However, in fairness to Boettke, I think what he means is this: In most departments, most of the professors are extremely critical of laissez-faire. They could spend 45 minutes using the welfare theorems to explain a dozen different "market failures" lurking about. They would support a dozen different government interventions to remedy those failures, and in doing so nothing within the same ZIP code as Public Choice considerations would come out of their mouths.

    So that's what I think Boettke is talking about, even though I agree with you that his literal words convey something far more than that.

  10. Daniel, I don't understand why my rather modest and moderate post has you pulling out your hair.

    Perhaps because you lump it in with edarn's?

    All I said was that ONE specific textbook I use (without generalising to every known economics department) seems to have the impression that every determined income, price, and output has been wrongfully determined and that they all cry out for correction.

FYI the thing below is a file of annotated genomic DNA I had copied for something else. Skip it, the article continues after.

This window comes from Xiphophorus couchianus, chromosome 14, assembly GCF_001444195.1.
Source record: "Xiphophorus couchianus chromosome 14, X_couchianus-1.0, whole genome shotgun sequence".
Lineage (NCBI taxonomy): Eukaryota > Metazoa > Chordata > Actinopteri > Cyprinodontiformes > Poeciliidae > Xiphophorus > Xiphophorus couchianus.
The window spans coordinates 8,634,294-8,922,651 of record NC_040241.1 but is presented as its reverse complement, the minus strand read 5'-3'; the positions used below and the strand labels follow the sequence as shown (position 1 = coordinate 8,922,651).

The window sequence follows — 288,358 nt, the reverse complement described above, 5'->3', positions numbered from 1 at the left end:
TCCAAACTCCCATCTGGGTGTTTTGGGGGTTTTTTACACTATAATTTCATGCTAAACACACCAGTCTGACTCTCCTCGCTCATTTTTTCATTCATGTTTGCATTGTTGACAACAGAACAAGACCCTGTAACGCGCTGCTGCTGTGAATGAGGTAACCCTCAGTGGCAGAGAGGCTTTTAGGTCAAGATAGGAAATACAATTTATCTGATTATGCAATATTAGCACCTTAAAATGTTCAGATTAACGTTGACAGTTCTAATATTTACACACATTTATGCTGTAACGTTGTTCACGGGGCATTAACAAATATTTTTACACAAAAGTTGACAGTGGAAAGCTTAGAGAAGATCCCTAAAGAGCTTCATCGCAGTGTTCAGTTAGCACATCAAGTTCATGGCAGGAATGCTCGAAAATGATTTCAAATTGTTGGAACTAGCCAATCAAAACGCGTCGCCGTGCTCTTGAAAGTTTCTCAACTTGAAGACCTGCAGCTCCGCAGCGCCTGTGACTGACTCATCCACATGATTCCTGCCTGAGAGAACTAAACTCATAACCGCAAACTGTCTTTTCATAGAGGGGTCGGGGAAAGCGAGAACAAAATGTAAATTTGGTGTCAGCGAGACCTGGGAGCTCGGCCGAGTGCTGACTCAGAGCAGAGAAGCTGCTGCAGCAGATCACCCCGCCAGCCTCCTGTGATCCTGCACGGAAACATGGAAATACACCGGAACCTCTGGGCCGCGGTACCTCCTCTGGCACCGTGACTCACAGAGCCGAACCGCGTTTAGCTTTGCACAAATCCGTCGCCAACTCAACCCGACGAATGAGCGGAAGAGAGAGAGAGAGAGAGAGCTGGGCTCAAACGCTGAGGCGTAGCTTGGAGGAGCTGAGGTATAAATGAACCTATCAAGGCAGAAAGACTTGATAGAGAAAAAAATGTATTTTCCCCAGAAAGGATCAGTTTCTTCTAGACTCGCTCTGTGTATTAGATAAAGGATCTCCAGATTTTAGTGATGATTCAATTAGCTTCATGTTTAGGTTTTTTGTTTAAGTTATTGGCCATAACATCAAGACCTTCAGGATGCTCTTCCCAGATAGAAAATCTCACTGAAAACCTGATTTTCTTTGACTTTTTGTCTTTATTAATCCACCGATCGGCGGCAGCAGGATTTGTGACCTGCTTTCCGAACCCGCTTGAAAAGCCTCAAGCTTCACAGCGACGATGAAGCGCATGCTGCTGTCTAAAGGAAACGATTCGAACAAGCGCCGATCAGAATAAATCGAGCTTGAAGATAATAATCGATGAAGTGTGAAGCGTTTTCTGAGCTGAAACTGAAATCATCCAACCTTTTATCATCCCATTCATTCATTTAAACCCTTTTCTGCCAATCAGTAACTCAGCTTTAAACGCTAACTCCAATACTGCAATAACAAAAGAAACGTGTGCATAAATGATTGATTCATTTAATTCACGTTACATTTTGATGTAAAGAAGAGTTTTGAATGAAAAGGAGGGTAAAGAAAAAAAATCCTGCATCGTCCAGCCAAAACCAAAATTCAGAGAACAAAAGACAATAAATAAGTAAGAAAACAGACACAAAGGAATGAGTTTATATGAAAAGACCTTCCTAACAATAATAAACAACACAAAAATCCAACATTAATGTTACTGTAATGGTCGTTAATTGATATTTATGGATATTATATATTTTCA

Thankfully, we don't live in a world in which such is the case, but the views of that ONE particular textbook I mentioned, taken to their logical end, would involve a maddening mess of output rationing, incomes for every job set in advance, and prices for every product set in advance. This was not one of those "exceptional cases" only prescriptions.

    All I say is that I know of ONE textbook which has deemed major market allocation mechanisms to be inefficient.

    PS: The textbook has also been edited for Indian markets for the Delhi University system, and hence it might not even reflect the author's original intentions.

  11. Bob Murphy -
    Well, and again to reference my earlier post I would not concede that laissez faire is necessarily "pro-market" any more than a good banging in screws with a hammer is "pro-hammer". Certainly mentioning the reality of markets - the problems and the preconditions - isn't denying the allocative advantages of markets. Usually these problems and preconditions only concern the optimal price and quantity - but even at monopoly prices and quantities, for example, the market still performs the allocative task that we appreciate it for - just not quite at the optimal level.

    Prateek -
    For one thing I would imagine Pyndick and Rubinfeld would be fairly representative - but again it's this idea that if you teach markets how they really are you're denying the allocative advantages of markets. That seems silly to me. I probably shouldn't have lumped you in - but I just wondered after reading yours exactly what they should have said regarding natural monopolies, etc.